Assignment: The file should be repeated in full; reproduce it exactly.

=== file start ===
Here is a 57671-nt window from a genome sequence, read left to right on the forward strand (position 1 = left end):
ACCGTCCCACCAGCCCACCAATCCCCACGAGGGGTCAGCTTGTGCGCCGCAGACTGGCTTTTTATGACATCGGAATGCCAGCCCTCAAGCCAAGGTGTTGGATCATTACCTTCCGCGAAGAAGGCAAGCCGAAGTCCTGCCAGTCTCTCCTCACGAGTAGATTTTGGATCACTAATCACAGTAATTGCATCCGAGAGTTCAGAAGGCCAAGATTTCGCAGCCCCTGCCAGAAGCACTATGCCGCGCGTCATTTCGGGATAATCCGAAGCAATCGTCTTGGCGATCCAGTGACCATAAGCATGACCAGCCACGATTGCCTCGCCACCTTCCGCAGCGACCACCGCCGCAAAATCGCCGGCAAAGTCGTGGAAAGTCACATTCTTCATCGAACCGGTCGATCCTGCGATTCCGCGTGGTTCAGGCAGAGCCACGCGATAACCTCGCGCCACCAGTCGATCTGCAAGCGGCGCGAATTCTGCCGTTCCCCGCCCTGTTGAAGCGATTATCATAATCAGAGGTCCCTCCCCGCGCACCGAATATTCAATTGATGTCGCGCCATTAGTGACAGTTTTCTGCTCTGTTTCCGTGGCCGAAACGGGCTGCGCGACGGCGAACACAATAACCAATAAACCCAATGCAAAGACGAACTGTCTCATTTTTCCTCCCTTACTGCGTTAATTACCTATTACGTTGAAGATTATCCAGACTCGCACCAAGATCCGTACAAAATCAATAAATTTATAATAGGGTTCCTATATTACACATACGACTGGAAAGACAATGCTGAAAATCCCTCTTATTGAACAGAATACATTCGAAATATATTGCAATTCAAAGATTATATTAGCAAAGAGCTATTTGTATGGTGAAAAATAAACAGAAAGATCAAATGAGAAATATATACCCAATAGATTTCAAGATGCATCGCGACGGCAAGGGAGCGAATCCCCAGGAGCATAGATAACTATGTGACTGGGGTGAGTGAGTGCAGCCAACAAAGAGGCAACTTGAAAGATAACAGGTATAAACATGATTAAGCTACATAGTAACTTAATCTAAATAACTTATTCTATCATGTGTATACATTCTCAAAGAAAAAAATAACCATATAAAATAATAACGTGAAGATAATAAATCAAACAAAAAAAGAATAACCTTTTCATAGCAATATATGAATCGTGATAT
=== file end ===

Here is a 57671-nt window from a genome sequence, read left to right on the forward strand (position 1 = left end):
ACCGTCCCACCAGCCCACCAATCCCCACGAGGGGTCAGCTTGTGCGCCGCAGACTGGCTTTTTATGACATCGGAATGCCAGCCCTCAAGCCAAGGTGTTGGATCATTACCTTCCGCGAAGAAGGCAAGCCGAAGTCCTGCCAGTCTCTCCTCACGAGTAGATTTTGGATCACTAATCACAGTAATTGCATCCGAGAGTTCAGAAGGCCAAGATTTCGCAGCCCCTGCCAGAAGCACTATGCCGCGCGTCATTTCGGGATAATCCGAAGCAATCGTCTTGGCGATCCAGTGACCATAAGCATGACCAGCCACGATTGCCTCGCCACCTTCCGCAGCGACCACCGCCGCAAAATCGCCGGCAAAGTCGTGGAAAGTCACATTCTTCATCGAACCGGTCGATCCTGCGATTCCGCGTGGTTCAGGCAGAGCCACGCGATAACCTCGCGCCACCAGTCGATCTGCAAGCGGCGCGAATTCTGCCGTTCCCCGCCCTGTTGAAGCGATTATCATAATCAGAGGTCCCTCCCCGCGCACCGAATATTCAATTGATGTCGCGCCATTAGTGACAGTTTTCTGCTCTGTTTCCGTGGCCGAAACGGGCTGCGCGACGGCGAACACAATAACCAATAAACCCAATGCAAAGACGAACTGTCTCATTTTTCCTCCCTTACTGCGTTAATTACCTATTACGTTGAAGATTATCCAGACTCGCACCAAGATCCGTACAAAATCAATAAATTTATAATAGGGTTCCTATATTACACATACGACTGGAAAGACAATGCTGAAAATCCCTCTTATTGAACAGAATACATTCGAAATATATTGCAATTCAAAGATTATATTAGCAAAGAGCTATTTGTATGGTGAAAAATAAACAGAAAGATCAAATGAGAAATATATACCCAATAGATTTCAAGATGCATCGCGACGGCAAGGGAGCGAATCCCCAGGAGCATAGATAACTATGTGACTGGGGTGAGTGAGTGCAGCCAACAAAGAGGCAACTTGAAAGATAACAGGTATAAACATGATTAAGCTACATAGTAACTTAATCTAAATAACTTATTCTATCATGTGTATACATTCTCAAAGAAAAAAATAACCATATAAAATAATAACGTGAAGATAATAAATCAAACAAAAAAAGAATAACCTTTTCATAGCAATATATGAATCGTGATAT